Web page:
Evidence Based Areas and Oncology

Pediatric oncology is a specific evidence based area that shows improvement due to the interventions of Oncology Advanced Practice Nurses. As the number of advanced practice nurses increases in the pediatric oncology field, the potential for advanced research associated with preventing childhood cancer also increases (Pritchard, 2002, 196). While the actual treatment of pediatric oncology patients is the primary responsibility of advanced care nurses, research is also an important aspect of advanced care nurses’ job requirements (Pritchard, 2002, 196).

Advanced care nurses are integral in the treatment of children with cancer but because they also are knowledgeable about childhood cancer they have enormous potential to conduct life saving research (Pritchard, 2002, 196). Further, advanced care nurses who work with dying children are often more motivated to find better prevention and treatment methods and research and education is an important way that the medical field is allowing them to change the outcomes of children with cancer (Pritchard, 2002, 196).

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As the role of Oncology Advanced Practice Nurses evolves, pediatric oncology patients continue to receive enhanced care as well as more positive outcomes (Wilson, 2005, 251). The primary responsibility of Oncology Advanced Practice Nurses is to direct and provide patient care to children suffering from cancer (Wilson, 2005, 251). However, new job responsibilities allow advanced care nurses to create an in depth picture of each pediatric cancer patient in order to provide the highest level of care possible while also improving overall outcomes.

For example, advanced care nurses are also responsible for negotiating the health care delivery system in order to ensure that pediatric oncology patients get the services and treatments they need. In addition, advanced care nurses also monitor and ensure the quality of health care that each patient receives. Finally, advanced care nurses also work closely with the families of children suffering from cancer in order to provide family centered care that helps enhance overall treatment (Wilson, 2005, 251).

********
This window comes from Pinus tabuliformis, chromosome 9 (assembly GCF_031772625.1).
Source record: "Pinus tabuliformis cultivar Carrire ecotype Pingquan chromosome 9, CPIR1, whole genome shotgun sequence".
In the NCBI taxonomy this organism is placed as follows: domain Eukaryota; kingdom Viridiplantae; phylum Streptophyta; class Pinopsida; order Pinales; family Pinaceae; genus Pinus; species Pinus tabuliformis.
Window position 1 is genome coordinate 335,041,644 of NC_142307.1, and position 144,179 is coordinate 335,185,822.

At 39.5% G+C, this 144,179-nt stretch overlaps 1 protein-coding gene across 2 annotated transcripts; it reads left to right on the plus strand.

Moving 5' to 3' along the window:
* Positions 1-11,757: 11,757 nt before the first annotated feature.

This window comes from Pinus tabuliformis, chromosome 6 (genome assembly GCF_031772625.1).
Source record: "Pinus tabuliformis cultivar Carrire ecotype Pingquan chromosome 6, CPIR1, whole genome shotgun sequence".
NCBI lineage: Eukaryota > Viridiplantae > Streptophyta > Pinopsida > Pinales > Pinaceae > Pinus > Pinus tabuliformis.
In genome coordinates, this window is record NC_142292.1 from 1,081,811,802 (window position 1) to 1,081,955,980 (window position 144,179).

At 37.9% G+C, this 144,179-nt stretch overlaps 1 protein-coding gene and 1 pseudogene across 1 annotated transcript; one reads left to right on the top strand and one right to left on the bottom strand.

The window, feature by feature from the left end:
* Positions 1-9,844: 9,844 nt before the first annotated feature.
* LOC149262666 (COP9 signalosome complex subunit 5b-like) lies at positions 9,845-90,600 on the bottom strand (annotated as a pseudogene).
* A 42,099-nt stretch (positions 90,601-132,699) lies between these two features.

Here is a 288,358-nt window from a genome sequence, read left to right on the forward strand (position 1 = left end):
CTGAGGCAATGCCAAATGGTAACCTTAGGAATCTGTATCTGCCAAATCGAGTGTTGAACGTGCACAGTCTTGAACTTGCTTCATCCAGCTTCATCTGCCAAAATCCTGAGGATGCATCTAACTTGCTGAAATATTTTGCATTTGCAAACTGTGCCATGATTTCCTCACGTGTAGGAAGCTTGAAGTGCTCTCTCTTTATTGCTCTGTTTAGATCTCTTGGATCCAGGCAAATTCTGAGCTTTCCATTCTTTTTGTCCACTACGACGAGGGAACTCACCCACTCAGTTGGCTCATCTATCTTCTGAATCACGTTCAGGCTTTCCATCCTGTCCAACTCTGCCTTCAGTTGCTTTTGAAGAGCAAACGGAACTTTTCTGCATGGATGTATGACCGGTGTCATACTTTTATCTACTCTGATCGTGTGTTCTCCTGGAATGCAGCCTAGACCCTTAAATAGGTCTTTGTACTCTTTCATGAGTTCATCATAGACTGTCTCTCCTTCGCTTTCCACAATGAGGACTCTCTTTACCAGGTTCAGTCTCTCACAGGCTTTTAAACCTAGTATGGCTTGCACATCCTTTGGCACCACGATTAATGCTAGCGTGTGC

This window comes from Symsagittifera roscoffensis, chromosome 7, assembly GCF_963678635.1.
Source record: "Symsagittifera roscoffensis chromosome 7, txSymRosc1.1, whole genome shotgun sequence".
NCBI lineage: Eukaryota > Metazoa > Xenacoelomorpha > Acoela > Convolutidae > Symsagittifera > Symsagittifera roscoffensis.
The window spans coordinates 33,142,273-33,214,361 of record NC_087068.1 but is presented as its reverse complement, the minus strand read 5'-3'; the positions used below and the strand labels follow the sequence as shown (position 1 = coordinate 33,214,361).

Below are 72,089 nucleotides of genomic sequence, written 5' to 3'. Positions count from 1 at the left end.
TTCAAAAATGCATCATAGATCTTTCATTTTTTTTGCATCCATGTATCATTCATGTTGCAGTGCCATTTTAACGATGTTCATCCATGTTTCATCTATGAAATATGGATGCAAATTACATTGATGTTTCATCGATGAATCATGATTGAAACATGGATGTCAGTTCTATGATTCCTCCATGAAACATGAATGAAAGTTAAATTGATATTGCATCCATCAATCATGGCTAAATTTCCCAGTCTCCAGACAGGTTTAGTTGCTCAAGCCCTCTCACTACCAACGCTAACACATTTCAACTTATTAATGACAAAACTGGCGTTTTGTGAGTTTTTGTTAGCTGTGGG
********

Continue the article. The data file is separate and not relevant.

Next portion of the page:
These types of in depth interventions allow Oncology Advanced Practice Nurses to focus on the needs of each individual pediatric oncology patient in order to deliver the appropriate treatment and improve the chances of a favorable outcome. Application of Evidence Based Areas and/or Research Practice to the Current APN Role The primary challenge that Oncology Advanced Practice Nurses face when treating pediatric patients is the implementation of collaborative care that enhances treatment while also improving overall outcome (Brophy, Schmus & Balistreri, 2004, 10).

Staff nurses often face enormous challenges when treating pediatric oncology patients because they do not have the level of education necessary to provide treatment as new research is discovered through clinical trials (Brophy, et al, 2004, 10). Therefore, one challenge to advanced care nurses is providing this type of education to staff in order to continue to offer the highest level of care possible (Brophy, et al, 2004, 10).

Advanced care nurses can provide the new skills necessary to treat each individual pediatric oncology patient based on their complete understanding of new research that is constantly emerging with regard to pediatric oncology diagnosis and treatment (Brophy, et al, 2004, 10). This provides a challenge for advanced care nurses because it increases their already heavy workload by requiring them to train staff how to treat patients using the newest innovations in care. Additionally, it is challenging to ensure that each staff nurse receives adequate education that will allow them to provide treatment without the necessity of a supervisor.